One day, he questioned the senior hot meal program. “What’s the ROI on this program? That’s Return on Investment, for you folks. It’s what we get in return on our investment. A high ROI is good, and low ROI is bad, understood?” The room was quiet. Joseph leaned in and whispered, “Have y’all considered maybe opening a thrift shop?”
Every year, she asked for a raise. Just $5,000 more. She had been a rock star, and she was underpaid. Every year, the ED said no, citing lack of funding. Finally, frustrated and heartbroken, she quit. The ED begged her to stay. She said she would, if she got the raise she had asked for over the past three years. He said that was not possible, and he would give her a good reference.
A week passed by, then a month. One Autumn night, a blood moon hung low on the horizon, and a chill swept through the town. Dead, brittle leaves scattered down the streets like ghost children playing a sad game of tag. She checked her email and a notice popped up. Her old position was open. She looked at the job posting and there it was, the salary range. And the minimum was $5,000 MORE THAN WHAT SHE HAD ASKED FOR!!!!
Missing, Part II
Rain fell hard, with flashes of lightning. In her office, Teresa was consumed. How would she talk to her Communications Manager? Mary probably meant well in removing all those Oxford Commas and inadvertently making the gala program booklet awful, horrible, and terrible. She needed to deliver the feedback in such a way that it would be taken well. Mary had been working there for six months. She was wonderful, always friendly and helpful. Teresa sometimes envied her vitality. She did not want to crush her spirit, but this was a serious, egregious, and embarrassing mistake.
All morning she ruminated, pacing her small office. At lunch time, her colleague Edward popped in. “Hey,” he said, “is something on your mind? Are you OK? You haven’t seem like yourself lately.”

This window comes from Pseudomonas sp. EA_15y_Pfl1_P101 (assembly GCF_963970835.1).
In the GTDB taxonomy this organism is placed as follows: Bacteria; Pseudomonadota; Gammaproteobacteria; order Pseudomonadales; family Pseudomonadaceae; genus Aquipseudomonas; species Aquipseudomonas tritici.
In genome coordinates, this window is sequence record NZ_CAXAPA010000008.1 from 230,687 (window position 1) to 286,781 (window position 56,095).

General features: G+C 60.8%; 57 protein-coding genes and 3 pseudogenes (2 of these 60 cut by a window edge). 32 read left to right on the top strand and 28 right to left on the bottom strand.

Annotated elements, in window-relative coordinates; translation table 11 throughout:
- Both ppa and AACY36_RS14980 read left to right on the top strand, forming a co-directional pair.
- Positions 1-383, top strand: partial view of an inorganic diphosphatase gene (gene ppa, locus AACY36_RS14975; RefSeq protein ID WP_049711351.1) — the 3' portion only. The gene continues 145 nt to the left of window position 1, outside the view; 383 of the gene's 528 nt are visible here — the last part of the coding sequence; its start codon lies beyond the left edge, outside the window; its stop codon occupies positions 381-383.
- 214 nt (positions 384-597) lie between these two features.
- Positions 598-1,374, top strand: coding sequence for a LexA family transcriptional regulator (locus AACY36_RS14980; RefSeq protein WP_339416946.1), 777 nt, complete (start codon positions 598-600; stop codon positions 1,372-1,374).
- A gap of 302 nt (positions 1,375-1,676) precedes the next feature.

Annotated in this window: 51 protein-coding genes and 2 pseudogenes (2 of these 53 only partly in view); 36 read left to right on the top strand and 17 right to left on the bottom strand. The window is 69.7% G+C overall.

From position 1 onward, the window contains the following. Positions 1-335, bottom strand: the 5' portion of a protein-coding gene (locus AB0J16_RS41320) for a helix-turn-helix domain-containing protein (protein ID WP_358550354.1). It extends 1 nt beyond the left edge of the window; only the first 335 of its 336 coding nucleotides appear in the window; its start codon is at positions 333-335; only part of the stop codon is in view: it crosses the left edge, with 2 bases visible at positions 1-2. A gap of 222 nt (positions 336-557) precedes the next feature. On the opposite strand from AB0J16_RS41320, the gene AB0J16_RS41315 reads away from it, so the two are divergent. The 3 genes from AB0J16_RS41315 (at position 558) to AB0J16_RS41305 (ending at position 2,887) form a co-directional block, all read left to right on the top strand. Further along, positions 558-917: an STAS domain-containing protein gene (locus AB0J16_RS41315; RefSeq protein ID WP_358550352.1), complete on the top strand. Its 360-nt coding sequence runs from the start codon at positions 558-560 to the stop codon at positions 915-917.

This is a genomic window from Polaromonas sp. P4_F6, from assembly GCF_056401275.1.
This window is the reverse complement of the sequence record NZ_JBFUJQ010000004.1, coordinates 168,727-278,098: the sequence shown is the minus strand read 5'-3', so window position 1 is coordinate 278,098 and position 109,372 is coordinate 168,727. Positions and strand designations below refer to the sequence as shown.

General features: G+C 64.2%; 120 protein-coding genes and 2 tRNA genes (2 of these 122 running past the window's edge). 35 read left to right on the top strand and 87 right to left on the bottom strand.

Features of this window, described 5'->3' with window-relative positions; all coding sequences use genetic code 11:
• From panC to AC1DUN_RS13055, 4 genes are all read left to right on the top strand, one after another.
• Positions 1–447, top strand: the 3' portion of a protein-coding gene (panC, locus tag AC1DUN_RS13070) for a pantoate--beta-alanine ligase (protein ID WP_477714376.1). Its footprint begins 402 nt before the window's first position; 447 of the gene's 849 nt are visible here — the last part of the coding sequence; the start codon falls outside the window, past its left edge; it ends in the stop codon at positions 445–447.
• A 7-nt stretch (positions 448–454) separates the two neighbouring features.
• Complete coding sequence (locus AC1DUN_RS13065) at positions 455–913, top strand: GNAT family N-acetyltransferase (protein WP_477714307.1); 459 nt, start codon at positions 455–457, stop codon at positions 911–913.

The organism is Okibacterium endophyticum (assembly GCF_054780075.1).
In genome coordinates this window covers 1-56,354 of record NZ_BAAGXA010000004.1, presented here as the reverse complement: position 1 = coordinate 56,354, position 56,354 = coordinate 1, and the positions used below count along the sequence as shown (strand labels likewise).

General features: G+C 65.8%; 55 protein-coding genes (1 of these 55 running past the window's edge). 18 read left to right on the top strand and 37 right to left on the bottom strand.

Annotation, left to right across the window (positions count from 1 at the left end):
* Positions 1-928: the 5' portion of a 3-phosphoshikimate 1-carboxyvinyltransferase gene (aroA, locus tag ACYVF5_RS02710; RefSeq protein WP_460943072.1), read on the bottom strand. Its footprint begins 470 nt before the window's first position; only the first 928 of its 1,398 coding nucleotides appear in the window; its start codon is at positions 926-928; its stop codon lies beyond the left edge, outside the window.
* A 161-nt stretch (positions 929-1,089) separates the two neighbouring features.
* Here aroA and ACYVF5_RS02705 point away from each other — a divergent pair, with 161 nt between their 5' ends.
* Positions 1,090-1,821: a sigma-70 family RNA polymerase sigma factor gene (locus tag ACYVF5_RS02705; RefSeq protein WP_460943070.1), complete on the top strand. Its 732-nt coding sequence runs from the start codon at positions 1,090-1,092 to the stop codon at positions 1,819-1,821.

“No,” she said, “I just need to figure out how to talk to Mary about the program booklet. She did some serious editing without checking in with me.”
Edward looked confused. “Who’s Mary?” Teresa looked at him. “Mary?…Our Communications Manager?” He looked even more confused. “Um…we’ve never had anyone named Mary working here. You’ve been doing all the communications, and the development, and the volunteer management. You also do all the HR. And the janitorial duties.”
Outside, the rain fell hard, and the wind whistled through the trees.
The New Office
They had lucked out, securing the lease just in time. It was in a perfect location, accessible for wheelchair-enabled clients and staff, close to a main bus stop. The rent was a bargain, and the landlord seemed affable and approachable. They moved in, and immediately felt that something wasn’t right. Picture frames and small objects were sometimes knocked over. At night, when staff stayed late, they could hear a soft clawing noise coming from the wall.
Desperate, they brought in a paranormal consultant. He arrived, a wiry man with haunted eyes that had seen too much. He walked the hallways. He touched the walls. He stood in the kitchen and closed his eyes. “I feel the presence of a spirit,” he said finally, “yes, someone who founded a nonprofit. She’s extremely attached to the organization that used to rent this space. She believes they are still here. I feel her sadness. The organization moved on, but she has not. The founder’s ghost lingers here.”
At his recommendation, they tried to appease her spirit. They left an empty chair out for her during team meetings. Sometimes they made the gesture of asking for her advice, whispering into space, seeking her thoughts on strategic directions and HR decisions. For a time, things calmed down. But then the scratching sounds started again.
The executive director, driven to near madness, left, and a new one came in. She listened to the staff’s stories. One night, despite the team’s concerns, she decided to camp out overnight. The next morning, they found her lying motionless on the couch. She opened her eyes. “We have a mice problem,” she said. The team looked at each other, relieved. “Oh, a mice problem,” they said, laughing, “of course!” Then they went back to work.